After freezing, the cadaver was oriented verticallyin an upright embedding mold (580 mm 3 380 mm 32,200mm). A small amount (about 50 L) of embeddingagent (gelatin: blue dye: water 7 kg: 10 g: 450 L)was then poured into the mold to be frozen to preventrapid volume increase of the agent from compressingthe cadaver. This procedure was repeated until the

    embedding mold was lled with the frozen embeddingagent. Prior to sectioning, the embedding mold wasremoved to obtain the cadaver block (Fig. 1).

    The VCH laboratory for serial sectioning of thestanding cadaver block was designed and con-structed on the basement and ground oors of abuilding, where a tall cryomacrotome (JX1500A) wasinstalled. The cadaver block was xed to the plate ofthe cryomacrotome in the basement and it movedupward during the serial sectioning (Fig. 1b). Tokeep the cadaver block frozen, the basement itself wasdesigned as a freezer and maintained at a temperatureof 25 to 358C. On the ground oor, the cadaverblock was serially sectioned using the milling disc onthe cryomacrotome. The diameter of the milling discwas 400 mm, and its rotating speed was adjusted to850 rpm for optimal quality of the sectioned surfaces(Fig. 2a). The entire cadaver in the block was seriallysectioned at 0.2 mm intervals. Frost and debris werewiped away from each sectioned surface. To facili-tate manual cleaning of the sectioned surfaces, theground oor was designed as a refrigerator withtemperatures maintained between 0 and +58C.

    Photography

    Serial sections were digitally photographed with adigital camera (PHASE ONE H25TM) with AF 24 mm/2.8D lens (NikonTM). The resolution and color depthof the camera was 5,440 3 4,080 and 48 bits color,respectively. The digital camera captured the 544mm 3 408 mm-sized sectioned surfaces to generate0.1 mm-sized pixel images (Table 2). The photo-graphed surface included not only the cadaver andblue embedding agent, but also a ruler, color patch,gray scale, and image number counter (Fig. 2b).

    Above the cadaver block, a strobe (ElinchromStyle1200RXTM) was positioned and adjusted to pro-vide equal illumination of all areas on the sectionedsurface. The same brightness was veried by an ex-posure meter when the strobe ashed.

    TABLE 1. Summary of Virtual Human Data Sets Worldwide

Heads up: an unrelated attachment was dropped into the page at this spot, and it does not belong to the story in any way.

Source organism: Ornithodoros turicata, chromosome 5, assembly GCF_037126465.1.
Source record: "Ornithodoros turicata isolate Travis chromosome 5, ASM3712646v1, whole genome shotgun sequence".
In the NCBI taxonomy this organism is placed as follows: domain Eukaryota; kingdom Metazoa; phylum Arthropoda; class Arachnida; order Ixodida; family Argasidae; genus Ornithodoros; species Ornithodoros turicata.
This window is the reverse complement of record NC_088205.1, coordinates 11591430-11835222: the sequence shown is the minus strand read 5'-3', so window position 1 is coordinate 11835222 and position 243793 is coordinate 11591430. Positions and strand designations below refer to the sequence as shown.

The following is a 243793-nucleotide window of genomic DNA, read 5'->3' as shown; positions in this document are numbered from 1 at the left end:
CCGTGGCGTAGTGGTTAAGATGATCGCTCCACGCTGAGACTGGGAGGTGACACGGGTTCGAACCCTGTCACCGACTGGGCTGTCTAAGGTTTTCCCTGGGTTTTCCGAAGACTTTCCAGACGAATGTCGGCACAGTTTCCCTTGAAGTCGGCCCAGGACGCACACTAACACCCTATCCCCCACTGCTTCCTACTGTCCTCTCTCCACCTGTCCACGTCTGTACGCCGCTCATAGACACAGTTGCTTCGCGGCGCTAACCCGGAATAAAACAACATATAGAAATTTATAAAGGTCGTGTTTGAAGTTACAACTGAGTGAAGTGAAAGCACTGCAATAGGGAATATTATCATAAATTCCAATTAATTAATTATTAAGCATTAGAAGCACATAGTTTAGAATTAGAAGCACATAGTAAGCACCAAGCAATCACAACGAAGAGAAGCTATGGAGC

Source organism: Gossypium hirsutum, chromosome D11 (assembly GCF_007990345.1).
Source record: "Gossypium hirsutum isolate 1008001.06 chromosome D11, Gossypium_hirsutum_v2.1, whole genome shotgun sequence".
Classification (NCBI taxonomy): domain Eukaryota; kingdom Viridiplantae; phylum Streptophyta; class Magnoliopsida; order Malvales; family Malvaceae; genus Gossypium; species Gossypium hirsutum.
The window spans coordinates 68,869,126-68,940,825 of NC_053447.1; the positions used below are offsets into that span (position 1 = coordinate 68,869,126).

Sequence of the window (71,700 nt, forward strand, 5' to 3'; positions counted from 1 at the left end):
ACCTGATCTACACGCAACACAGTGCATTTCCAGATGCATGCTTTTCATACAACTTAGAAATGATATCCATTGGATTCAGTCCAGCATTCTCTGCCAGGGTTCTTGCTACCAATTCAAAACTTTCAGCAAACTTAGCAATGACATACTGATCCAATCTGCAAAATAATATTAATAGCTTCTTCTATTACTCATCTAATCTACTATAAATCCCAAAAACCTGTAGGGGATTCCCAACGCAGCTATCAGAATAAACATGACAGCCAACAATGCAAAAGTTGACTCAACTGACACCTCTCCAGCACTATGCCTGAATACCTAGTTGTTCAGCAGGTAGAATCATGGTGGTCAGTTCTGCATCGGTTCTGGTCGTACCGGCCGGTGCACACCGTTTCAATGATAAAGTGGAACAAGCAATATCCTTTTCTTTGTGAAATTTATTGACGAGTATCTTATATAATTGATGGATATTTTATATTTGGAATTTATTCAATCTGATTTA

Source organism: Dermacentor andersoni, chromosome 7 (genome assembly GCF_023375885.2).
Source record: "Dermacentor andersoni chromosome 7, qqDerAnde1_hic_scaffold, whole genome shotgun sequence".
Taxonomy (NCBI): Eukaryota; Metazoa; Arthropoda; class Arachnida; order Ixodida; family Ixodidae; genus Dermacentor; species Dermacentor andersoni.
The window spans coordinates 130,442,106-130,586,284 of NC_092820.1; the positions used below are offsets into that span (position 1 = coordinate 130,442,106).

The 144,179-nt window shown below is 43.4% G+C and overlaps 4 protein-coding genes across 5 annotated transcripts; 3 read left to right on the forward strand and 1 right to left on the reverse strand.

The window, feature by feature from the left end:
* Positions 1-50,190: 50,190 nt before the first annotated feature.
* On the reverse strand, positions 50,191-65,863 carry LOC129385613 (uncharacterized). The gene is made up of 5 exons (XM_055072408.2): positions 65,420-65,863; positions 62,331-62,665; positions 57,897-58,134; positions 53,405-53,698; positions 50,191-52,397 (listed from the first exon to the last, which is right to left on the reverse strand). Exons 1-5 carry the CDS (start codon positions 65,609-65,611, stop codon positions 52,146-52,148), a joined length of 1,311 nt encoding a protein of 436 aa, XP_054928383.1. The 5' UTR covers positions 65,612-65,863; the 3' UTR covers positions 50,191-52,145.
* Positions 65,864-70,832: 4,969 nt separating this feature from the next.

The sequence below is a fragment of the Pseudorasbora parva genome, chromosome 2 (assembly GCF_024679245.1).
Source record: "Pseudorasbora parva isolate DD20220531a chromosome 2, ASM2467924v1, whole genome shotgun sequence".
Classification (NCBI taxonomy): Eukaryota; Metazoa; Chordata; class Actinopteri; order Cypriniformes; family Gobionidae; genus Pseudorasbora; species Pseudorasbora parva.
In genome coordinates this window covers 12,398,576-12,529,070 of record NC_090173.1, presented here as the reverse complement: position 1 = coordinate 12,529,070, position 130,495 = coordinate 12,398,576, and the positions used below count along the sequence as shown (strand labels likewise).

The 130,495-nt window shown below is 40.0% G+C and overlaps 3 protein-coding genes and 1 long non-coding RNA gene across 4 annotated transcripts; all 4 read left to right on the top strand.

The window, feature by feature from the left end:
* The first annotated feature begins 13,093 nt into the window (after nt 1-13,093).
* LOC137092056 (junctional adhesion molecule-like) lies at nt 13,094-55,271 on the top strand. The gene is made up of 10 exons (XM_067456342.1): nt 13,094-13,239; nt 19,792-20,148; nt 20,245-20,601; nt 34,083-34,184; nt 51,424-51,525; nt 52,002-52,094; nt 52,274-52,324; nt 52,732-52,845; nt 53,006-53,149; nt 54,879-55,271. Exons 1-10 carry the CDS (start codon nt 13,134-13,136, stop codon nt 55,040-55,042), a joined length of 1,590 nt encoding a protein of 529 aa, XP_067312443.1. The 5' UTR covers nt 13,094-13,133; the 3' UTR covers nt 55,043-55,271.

Project Yeara Laboratory Cadavers Intervals (mm) Pixel size (mm)

    Visible Human Project 1994 Denver, USA 1 male, 1 female 0.331 0.33Visible Korean 2002 Suwon, Korea 1 male 0.2 0.2Chinese Visible Human 2003 Chongqing, China 3 males, 3 females 0.11 0.2Virtual Chinese Human 2003 Guangzhou, China 2 males, 2 females 0.10.2 0.10.2

    aYear refers to when the sectioned images were made from the rst cadaver in each project.

    TABLE 2. Features of the Sectioned Images of the Virtual Chinese Human (VCH)

    Project(year) Sex (Age)

    Intervals(number)

    Resolution(pixel size)

    Bit depth(le format)

    One le size(total le size)

    VCH-F1 (2003) Female(19 years)

    0.2 mm(8,556)

    3,024 3 2,016(0.2 mm)

    24 bits color(TIFF)

    18 MB(149 GB)

    VCH-M1 (2003) Male(24 years)

    0.2 mm(9,232)

    3,024 3 2,016(0.2 mm)

    24 bits color(TIFF)

    18 MB(161 GB)

    VCH-F2 (2004) Female(10 months)

    0.1 mm(4,265)

    4,256 3 2,848(0.1 mm)

    24 bits color(RAW)

    13 MB(53 GB)

    VCH-M2 (2005) Male(28 years)

    0.2 mm(9,320)

    5,440 3 4,080(0.1 mm)

    48 bits color(RAW)

    127 MB(1,331 GB)

    524 Tang et al.

  • Photography was performed with the strobesashing automatically under the following settings:shutter speed, 1/125 sec; aperture, f13; ISO, 100;exposure mode, programmed exposure; white bal-ance, auto; pixel setting, 5,440 3 4,080; le format,RAW; focal distance, 1.2 m. Photographic imageswere transferred to the computer through IEEE-1394.On the computer screen, whether the sectioned sur-face was completely cleaned and whether the focus,brightness, and color of the sectioned image werecorrect were conrmed. After conrmation, the nextserial section was obtained (Fig. 2, Table 2).

    Full serial sectioning produced 9,320 sequentialimages with 0.2 mm intervals. The le size of eachsectioned image was 127 megabytes, and the totalle size of 9,320 acquired images was more than 1terabyte (Fig. 3a, Table 2).

    Segmentation

    On the sectioned images, medical experts labeledimportant anatomic structures of the whole body inboth English and Chinese.

    Forty-ve anatomic structures were selected foroutlining. The structures were categorized as theintegumentary, skeletal, muscular, digestive, respi-ratory, urogenital, cardiovascular, lymphoid, sen-sory, nervous, and endocrine systems. Using AdobePhotoshop version CS3, these structures wereautomatically, semi-automatically, or manuallydelineated in every three sectioned images to con-struct 3,107 segmented images (intervals, 0.6 mm)(Fig. 3b) (Park et al., 2005b).

    The segmented images of every structure werestacked in sequence and surface reconstruction was

    Fig. 1. Procedure for embedding the cadaver. a: The cadaver in the verticalposition was placed inside a mold, where the embedding agent was poured and fro-zen. b: The mold was removed to produce the cadaver block, attached on the cryo-macrotome. [Color gure can be viewed in the online issue, which is available atwww.interscience.wiley.com.]